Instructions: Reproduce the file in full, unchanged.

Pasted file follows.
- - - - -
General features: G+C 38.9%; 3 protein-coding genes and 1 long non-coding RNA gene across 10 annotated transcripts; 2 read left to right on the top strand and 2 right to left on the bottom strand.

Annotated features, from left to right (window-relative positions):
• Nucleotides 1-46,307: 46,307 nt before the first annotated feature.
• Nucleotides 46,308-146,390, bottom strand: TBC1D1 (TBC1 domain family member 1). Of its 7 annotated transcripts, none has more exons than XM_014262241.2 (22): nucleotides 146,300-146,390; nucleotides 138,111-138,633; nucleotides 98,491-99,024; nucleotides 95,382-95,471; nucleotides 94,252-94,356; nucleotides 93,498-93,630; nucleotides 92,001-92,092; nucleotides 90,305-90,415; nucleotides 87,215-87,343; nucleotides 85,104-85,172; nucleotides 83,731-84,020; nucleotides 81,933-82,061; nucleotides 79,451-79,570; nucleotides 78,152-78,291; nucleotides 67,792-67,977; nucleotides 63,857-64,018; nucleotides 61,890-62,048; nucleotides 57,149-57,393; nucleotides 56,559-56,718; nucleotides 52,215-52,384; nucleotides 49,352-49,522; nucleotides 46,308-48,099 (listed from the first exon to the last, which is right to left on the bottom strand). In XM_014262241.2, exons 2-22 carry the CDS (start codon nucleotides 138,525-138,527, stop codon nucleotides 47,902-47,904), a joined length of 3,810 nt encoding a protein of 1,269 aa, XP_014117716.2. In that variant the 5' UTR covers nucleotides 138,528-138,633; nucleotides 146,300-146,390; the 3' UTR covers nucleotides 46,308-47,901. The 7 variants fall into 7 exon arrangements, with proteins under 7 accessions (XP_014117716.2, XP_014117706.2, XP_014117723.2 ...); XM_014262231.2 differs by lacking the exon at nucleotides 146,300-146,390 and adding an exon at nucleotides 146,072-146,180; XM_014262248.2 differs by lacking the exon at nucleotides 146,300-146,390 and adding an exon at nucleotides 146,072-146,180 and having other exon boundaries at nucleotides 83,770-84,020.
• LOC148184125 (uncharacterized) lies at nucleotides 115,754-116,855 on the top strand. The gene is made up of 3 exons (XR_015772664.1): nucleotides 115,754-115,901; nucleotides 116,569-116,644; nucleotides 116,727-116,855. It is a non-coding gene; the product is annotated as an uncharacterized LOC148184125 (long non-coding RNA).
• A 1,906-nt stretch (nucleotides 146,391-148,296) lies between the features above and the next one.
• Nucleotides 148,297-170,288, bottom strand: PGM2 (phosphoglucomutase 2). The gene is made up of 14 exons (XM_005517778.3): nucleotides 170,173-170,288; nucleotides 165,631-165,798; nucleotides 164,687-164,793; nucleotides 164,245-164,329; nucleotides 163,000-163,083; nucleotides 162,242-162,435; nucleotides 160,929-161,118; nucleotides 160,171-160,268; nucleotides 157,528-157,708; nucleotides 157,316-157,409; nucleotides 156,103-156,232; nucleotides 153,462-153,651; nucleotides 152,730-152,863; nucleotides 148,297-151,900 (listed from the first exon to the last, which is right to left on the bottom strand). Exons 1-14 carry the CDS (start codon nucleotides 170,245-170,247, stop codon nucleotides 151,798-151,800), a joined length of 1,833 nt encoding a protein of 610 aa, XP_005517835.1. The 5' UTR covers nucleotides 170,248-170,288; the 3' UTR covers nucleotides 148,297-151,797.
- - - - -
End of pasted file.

General features: G+C 38.9%; 3 protein-coding genes and 1 long non-coding RNA gene across 10 annotated transcripts; 2 read left to right on the top strand and 2 right to left on the bottom strand.

Annotated features, from left to right (window-relative positions):
• Nucleotides 1-46,307: 46,307 nt before the first annotated feature.
• Nucleotides 46,308-146,390, bottom strand: TBC1D1 (TBC1 domain family member 1). Of its 7 annotated transcripts, none has more exons than XM_014262241.2 (22): nucleotides 146,300-146,390; nucleotides 138,111-138,633; nucleotides 98,491-99,024; nucleotides 95,382-95,471; nucleotides 94,252-94,356; nucleotides 93,498-93,630; nucleotides 92,001-92,092; nucleotides 90,305-90,415; nucleotides 87,215-87,343; nucleotides 85,104-85,172; nucleotides 83,731-84,020; nucleotides 81,933-82,061; nucleotides 79,451-79,570; nucleotides 78,152-78,291; nucleotides 67,792-67,977; nucleotides 63,857-64,018; nucleotides 61,890-62,048; nucleotides 57,149-57,393; nucleotides 56,559-56,718; nucleotides 52,215-52,384; nucleotides 49,352-49,522; nucleotides 46,308-48,099 (listed from the first exon to the last, which is right to left on the bottom strand). In XM_014262241.2, exons 2-22 carry the CDS (start codon nucleotides 138,525-138,527, stop codon nucleotides 47,902-47,904), a joined length of 3,810 nt encoding a protein of 1,269 aa, XP_014117716.2. In that variant the 5' UTR covers nucleotides 138,528-138,633; nucleotides 146,300-146,390; the 3' UTR covers nucleotides 46,308-47,901. The 7 variants fall into 7 exon arrangements, with proteins under 7 accessions (XP_014117716.2, XP_014117706.2, XP_014117723.2 ...); XM_014262231.2 differs by lacking the exon at nucleotides 146,300-146,390 and adding an exon at nucleotides 146,072-146,180; XM_014262248.2 differs by lacking the exon at nucleotides 146,300-146,390 and adding an exon at nucleotides 146,072-146,180 and having other exon boundaries at nucleotides 83,770-84,020.
• LOC148184125 (uncharacterized) lies at nucleotides 115,754-116,855 on the top strand. The gene is made up of 3 exons (XR_015772664.1): nucleotides 115,754-115,901; nucleotides 116,569-116,644; nucleotides 116,727-116,855. It is a non-coding gene; the product is annotated as an uncharacterized LOC148184125 (long non-coding RNA).
• A 1,906-nt stretch (nucleotides 146,391-148,296) lies between the features above and the next one.
• Nucleotides 148,297-170,288, bottom strand: PGM2 (phosphoglucomutase 2). The gene is made up of 14 exons (XM_005517778.3): nucleotides 170,173-170,288; nucleotides 165,631-165,798; nucleotides 164,687-164,793; nucleotides 164,245-164,329; nucleotides 163,000-163,083; nucleotides 162,242-162,435; nucleotides 160,929-161,118; nucleotides 160,171-160,268; nucleotides 157,528-157,708; nucleotides 157,316-157,409; nucleotides 156,103-156,232; nucleotides 153,462-153,651; nucleotides 152,730-152,863; nucleotides 148,297-151,900 (listed from the first exon to the last, which is right to left on the bottom strand). Exons 1-14 carry the CDS (start codon nucleotides 170,245-170,247, stop codon nucleotides 151,798-151,800), a joined length of 1,833 nt encoding a protein of 610 aa, XP_005517835.1. The 5' UTR covers nucleotides 170,248-170,288; the 3' UTR covers nucleotides 148,297-151,797.